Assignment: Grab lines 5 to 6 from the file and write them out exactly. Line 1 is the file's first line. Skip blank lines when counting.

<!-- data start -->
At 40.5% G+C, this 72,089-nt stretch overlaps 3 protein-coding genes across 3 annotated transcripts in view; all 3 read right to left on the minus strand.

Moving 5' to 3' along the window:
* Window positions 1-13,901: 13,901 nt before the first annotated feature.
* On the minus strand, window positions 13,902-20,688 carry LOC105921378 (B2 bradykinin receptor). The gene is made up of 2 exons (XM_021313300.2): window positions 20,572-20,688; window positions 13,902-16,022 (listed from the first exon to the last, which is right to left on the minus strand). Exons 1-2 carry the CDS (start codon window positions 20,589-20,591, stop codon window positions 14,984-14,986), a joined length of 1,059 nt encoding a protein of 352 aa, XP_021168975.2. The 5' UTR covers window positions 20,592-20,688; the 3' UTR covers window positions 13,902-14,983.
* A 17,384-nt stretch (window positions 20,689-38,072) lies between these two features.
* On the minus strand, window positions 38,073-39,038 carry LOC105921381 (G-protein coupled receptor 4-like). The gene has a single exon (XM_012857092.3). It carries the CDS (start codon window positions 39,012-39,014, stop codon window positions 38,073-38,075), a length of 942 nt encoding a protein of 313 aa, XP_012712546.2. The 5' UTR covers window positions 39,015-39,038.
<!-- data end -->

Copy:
* A 17,384-nt stretch (window positions 20,689-38,072) lies between these two features.
* On the minus strand, window positions 38,073-39,038 carry LOC105921381 (G-protein coupled receptor 4-like). The gene has a single exon (XM_012857092.3). It carries the CDS (start codon window positions 39,012-39,014, stop codon window positions 38,073-38,075), a length of 942 nt encoding a protein of 313 aa, XP_012712546.2. The 5' UTR covers window positions 39,015-39,038.